If you're required to report your foreign bank accounts, you will need to file FinCEN Form 114 (Report of Foreign Bank and Financial Accounts). Do not submit this form with your tax return. You must e-file through the BSA E-Filing System.
You can take care of the process entirely online, or you can download a pdf FBAR form, fill it out, and upload it. You can paper file only if you request permission by calling the Financial Crimes Enforcement Network.
You can authorize your accountant to file for you. To have anyone submit the FBAR on your behalf, you need to fill out FinCEN 114a (Record of Authorization to Electronically File FBARs). Don't send this form to FinCEN. Keep it for your records.
Information Required on the FBAR Return
When filling out your FBAR return, you need the following details. If you're filing FBAR online, you should gather this information before getting started.
- Your name, date of birth, and address.
- Social security number (SSN) or taxpayer identification number (TIN).
- Foreign identification details if you don't have a TIN.
- Total number of foreign bank accounts.
- Name and address of the financial institutions.
- Account number.
- The maximum value of your accounts during the calendar year, based on your account balances and the Treasury Exchange Rate.
- The number of owners for jointly held accounts.
- Names, TINs, and addresses of joint account holders.
- Whether you have signature authority or financial interest.
- Account owner details for accounts you only have signatory control over.
- An explanation of why you have signatory control — for example, your position if your employer owns the account.
If you're going to have an accountant or tax preparer file your FBAR, just provide them with these details along with Form 114a. They will let you know if you need more information.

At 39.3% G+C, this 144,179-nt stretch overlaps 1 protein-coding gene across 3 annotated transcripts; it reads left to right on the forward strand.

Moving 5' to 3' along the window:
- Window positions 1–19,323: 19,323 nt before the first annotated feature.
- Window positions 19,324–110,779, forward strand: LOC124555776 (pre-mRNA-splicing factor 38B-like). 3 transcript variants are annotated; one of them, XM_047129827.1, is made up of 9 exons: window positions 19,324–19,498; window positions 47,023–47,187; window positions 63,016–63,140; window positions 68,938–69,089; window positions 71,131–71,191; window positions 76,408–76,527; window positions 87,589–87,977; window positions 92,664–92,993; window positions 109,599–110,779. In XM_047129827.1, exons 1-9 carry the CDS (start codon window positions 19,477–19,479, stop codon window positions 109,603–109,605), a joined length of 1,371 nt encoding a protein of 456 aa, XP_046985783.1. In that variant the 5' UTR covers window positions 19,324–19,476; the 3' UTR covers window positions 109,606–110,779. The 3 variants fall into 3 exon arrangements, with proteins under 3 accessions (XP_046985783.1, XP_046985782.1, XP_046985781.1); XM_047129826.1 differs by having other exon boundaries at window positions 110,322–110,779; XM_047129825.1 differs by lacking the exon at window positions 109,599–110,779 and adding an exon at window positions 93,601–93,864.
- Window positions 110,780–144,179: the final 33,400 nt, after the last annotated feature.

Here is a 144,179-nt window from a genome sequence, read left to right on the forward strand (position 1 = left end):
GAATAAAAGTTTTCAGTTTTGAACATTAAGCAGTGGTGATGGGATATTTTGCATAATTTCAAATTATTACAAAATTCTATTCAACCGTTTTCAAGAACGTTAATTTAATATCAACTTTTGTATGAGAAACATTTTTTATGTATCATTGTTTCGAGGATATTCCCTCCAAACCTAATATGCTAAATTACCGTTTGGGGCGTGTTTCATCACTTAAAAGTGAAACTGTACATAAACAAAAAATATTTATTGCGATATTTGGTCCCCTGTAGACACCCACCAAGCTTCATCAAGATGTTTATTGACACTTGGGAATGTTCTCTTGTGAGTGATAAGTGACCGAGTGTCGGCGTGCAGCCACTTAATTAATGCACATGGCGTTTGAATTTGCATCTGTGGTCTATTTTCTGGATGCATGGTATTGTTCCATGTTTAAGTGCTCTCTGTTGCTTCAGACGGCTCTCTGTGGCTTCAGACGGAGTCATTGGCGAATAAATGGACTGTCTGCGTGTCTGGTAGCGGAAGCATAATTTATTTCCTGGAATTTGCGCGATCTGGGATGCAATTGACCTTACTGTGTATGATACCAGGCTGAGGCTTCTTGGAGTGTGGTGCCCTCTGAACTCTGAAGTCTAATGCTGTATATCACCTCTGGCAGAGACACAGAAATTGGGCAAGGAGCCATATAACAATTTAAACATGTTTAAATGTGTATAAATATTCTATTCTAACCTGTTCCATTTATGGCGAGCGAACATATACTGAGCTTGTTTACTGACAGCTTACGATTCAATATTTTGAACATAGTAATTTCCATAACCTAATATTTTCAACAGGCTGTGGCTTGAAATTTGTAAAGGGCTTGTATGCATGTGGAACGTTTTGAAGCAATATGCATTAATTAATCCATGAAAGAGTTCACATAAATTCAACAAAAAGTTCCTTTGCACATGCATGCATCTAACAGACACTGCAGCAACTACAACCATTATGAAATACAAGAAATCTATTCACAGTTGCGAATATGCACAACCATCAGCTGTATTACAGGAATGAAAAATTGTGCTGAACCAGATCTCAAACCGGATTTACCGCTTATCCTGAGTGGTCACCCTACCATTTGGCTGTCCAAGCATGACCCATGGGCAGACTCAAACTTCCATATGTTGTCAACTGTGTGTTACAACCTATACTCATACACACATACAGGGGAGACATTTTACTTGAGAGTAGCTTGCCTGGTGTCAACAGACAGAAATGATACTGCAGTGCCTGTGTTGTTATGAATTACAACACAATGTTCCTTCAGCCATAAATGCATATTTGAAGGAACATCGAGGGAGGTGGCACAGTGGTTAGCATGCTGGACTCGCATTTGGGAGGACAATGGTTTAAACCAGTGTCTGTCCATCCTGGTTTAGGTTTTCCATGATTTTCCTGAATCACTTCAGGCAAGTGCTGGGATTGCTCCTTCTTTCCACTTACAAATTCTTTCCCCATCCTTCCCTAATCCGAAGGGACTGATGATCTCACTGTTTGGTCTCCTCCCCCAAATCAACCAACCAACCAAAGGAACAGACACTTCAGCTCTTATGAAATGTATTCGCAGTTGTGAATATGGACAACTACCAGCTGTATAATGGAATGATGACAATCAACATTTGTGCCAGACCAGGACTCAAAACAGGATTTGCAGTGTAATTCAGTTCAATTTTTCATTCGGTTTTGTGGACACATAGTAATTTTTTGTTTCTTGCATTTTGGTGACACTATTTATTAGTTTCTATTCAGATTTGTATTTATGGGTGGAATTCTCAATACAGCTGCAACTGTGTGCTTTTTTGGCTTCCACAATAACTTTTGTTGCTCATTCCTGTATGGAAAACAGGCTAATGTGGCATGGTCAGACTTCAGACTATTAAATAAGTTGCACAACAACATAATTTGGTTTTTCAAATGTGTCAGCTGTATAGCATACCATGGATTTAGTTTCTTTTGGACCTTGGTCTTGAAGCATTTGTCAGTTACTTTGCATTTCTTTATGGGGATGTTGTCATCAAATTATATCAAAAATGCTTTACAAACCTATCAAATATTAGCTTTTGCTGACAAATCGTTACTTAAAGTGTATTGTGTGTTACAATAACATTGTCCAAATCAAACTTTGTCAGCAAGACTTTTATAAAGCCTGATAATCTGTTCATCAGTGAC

FBAR Reporting Requirements for Spouses
Even if you file your tax return as married filing jointly, you still may need to file your FBAR reports separately. If you individually own an account that your spouse does not own, you need to file separate FBAR forms.
If you own all of your foreign accounts together, you can file a single FinCEN 114 as long as you meet the following conditions:
- All of the non-filing spouse's foreign accounts are jointly owned with the filing spouse.
- All of the above accounts are noted on the filing spouse's FBAR.
- The filing spouse files the FBAR on time.
- The non-filing spouse has completed Form 114a (Record of Authorization to Electronically File FBARs)
If you don't file a 114a, then you both need to file a separate FBAR, even if all of your accounts are jointly owned.
When Do You Need to File FBAR?
The FBAR is due April 15th of the year following the year your foreign bank accounts were over the threshold. For instance, if you had over $10,000 in foreign bank accounts in 2021, you should file the FBAR by April 15, 2022. If the 15th is on a holiday or weekend, the due date moves to the next business day.
Here's the good news -- the government gives you an automatic six-month extension on the FBAR. It's probably easiest to take care of FBAR by April 15th when you deal with most other tax reporting obligations. But if needed, you can take until October 15th to file FBAR.
What If You Missed Your FBAR Reporting Requirement?
If you didn't realize that you were supposed to file, there are many ways to take care of your delinquent FBAR reporting obligations. As long as you meet all of your other filing obligations, you may be able to just go online, file late, and not worry about a penalty.
Suppose you forgot to file your income tax return or didn't report some of the earnings from your foreign bank accounts. In that case, you may need to use one of the IRS's special programs such as the Voluntary Disclosure Program or the Streamlined Reporting Procedures.
A tax professional can help you select the right program and help you get back into FBAR compliance.
Other Reporting Requirements for Foreign Bank Accounts
The FBAR is not the only reporting requirement you may face if you have foreign assets. The Foreign Account Tax Compliance Act (FACTA) requires you to file Form 8938 (Statement of Specified Foreign Financial Assets) with your tax return if you have more than $50,000 in foreign bank accounts.
Get Help Meeting Your FBAR Reporting Requirements
Still wondering if you have to file an FBAR? Want help understanding and meeting your FBAR requirements? Then, contact a tax professional today. Using TaxCure, you can search for CPAs, enrolled agents, and tax lawyers in your area who have experience helping clients meet their FBAR requirements.